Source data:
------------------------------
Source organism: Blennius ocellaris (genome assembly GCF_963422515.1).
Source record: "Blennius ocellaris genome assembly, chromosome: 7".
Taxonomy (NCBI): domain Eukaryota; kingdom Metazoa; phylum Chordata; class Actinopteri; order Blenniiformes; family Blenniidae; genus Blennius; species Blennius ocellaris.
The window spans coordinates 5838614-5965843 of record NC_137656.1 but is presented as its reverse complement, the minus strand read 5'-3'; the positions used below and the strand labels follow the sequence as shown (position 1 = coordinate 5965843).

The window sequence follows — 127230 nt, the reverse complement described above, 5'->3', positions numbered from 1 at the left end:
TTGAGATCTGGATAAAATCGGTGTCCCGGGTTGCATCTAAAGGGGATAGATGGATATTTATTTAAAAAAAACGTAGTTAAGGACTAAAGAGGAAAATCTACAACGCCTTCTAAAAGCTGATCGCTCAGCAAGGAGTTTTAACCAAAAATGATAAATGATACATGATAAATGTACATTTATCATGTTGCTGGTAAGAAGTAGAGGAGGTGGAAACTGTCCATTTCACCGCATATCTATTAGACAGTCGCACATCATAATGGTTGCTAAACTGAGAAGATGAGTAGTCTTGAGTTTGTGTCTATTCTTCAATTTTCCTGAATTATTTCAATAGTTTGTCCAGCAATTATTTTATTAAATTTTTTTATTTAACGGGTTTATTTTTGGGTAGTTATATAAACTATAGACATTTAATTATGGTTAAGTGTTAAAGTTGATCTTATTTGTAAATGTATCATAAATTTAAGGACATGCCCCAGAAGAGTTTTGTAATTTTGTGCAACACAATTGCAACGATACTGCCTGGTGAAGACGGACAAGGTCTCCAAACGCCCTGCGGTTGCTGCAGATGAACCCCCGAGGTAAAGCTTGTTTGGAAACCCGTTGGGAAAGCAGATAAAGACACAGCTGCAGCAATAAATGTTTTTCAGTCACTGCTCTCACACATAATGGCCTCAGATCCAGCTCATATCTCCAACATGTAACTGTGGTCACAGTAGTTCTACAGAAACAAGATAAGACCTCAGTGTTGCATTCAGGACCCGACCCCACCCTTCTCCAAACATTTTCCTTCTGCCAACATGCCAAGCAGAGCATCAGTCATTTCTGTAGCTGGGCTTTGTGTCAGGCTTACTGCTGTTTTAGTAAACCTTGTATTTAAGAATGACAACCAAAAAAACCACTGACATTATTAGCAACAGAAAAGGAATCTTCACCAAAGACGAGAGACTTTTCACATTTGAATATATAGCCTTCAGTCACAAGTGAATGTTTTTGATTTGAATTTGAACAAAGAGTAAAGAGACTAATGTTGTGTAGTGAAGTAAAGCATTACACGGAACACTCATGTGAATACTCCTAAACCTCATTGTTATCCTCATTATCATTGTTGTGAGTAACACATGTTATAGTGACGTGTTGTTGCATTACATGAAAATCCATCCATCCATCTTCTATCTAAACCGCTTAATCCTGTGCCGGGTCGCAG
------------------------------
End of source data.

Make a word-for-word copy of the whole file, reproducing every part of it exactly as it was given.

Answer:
Source organism: Blennius ocellaris (genome assembly GCF_963422515.1).
Source record: "Blennius ocellaris genome assembly, chromosome: 7".
Taxonomy (NCBI): domain Eukaryota; kingdom Metazoa; phylum Chordata; class Actinopteri; order Blenniiformes; family Blenniidae; genus Blennius; species Blennius ocellaris.
The window spans coordinates 5838614-5965843 of record NC_137656.1 but is presented as its reverse complement, the minus strand read 5'-3'; the positions used below and the strand labels follow the sequence as shown (position 1 = coordinate 5965843).

The window sequence follows — 127230 nt, the reverse complement described above, 5'->3', positions numbered from 1 at the left end:
TTGAGATCTGGATAAAATCGGTGTCCCGGGTTGCATCTAAAGGGGATAGATGGATATTTATTTAAAAAAAACGTAGTTAAGGACTAAAGAGGAAAATCTACAACGCCTTCTAAAAGCTGATCGCTCAGCAAGGAGTTTTAACCAAAAATGATAAATGATACATGATAAATGTACATTTATCATGTTGCTGGTAAGAAGTAGAGGAGGTGGAAACTGTCCATTTCACCGCATATCTATTAGACAGTCGCACATCATAATGGTTGCTAAACTGAGAAGATGAGTAGTCTTGAGTTTGTGTCTATTCTTCAATTTTCCTGAATTATTTCAATAGTTTGTCCAGCAATTATTTTATTAAATTTTTTTATTTAACGGGTTTATTTTTGGGTAGTTATATAAACTATAGACATTTAATTATGGTTAAGTGTTAAAGTTGATCTTATTTGTAAATGTATCATAAATTTAAGGACATGCCCCAGAAGAGTTTTGTAATTTTGTGCAACACAATTGCAACGATACTGCCTGGTGAAGACGGACAAGGTCTCCAAACGCCCTGCGGTTGCTGCAGATGAACCCCCGAGGTAAAGCTTGTTTGGAAACCCGTTGGGAAAGCAGATAAAGACACAGCTGCAGCAATAAATGTTTTTCAGTCACTGCTCTCACACATAATGGCCTCAGATCCAGCTCATATCTCCAACATGTAACTGTGGTCACAGTAGTTCTACAGAAACAAGATAAGACCTCAGTGTTGCATTCAGGACCCGACCCCACCCTTCTCCAAACATTTTCCTTCTGCCAACATGCCAAGCAGAGCATCAGTCATTTCTGTAGCTGGGCTTTGTGTCAGGCTTACTGCTGTTTTAGTAAACCTTGTATTTAAGAATGACAACCAAAAAAACCACTGACATTATTAGCAACAGAAAAGGAATCTTCACCAAAGACGAGAGACTTTTCACATTTGAATATATAGCCTTCAGTCACAAGTGAATGTTTTTGATTTGAATTTGAACAAAGAGTAAAGAGACTAATGTTGTGTAGTGAAGTAAAGCATTACACGGAACACTCATGTGAATACTCCTAAACCTCATTGTTATCCTCATTATCATTGTTGTGAGTAACACATGTTATAGTGACGTGTTGTTGCATTACATGAAAATCCATCCATCCATCTTCTATCTAAACCGCTTAATCCTGTGCCGGGTCGCAG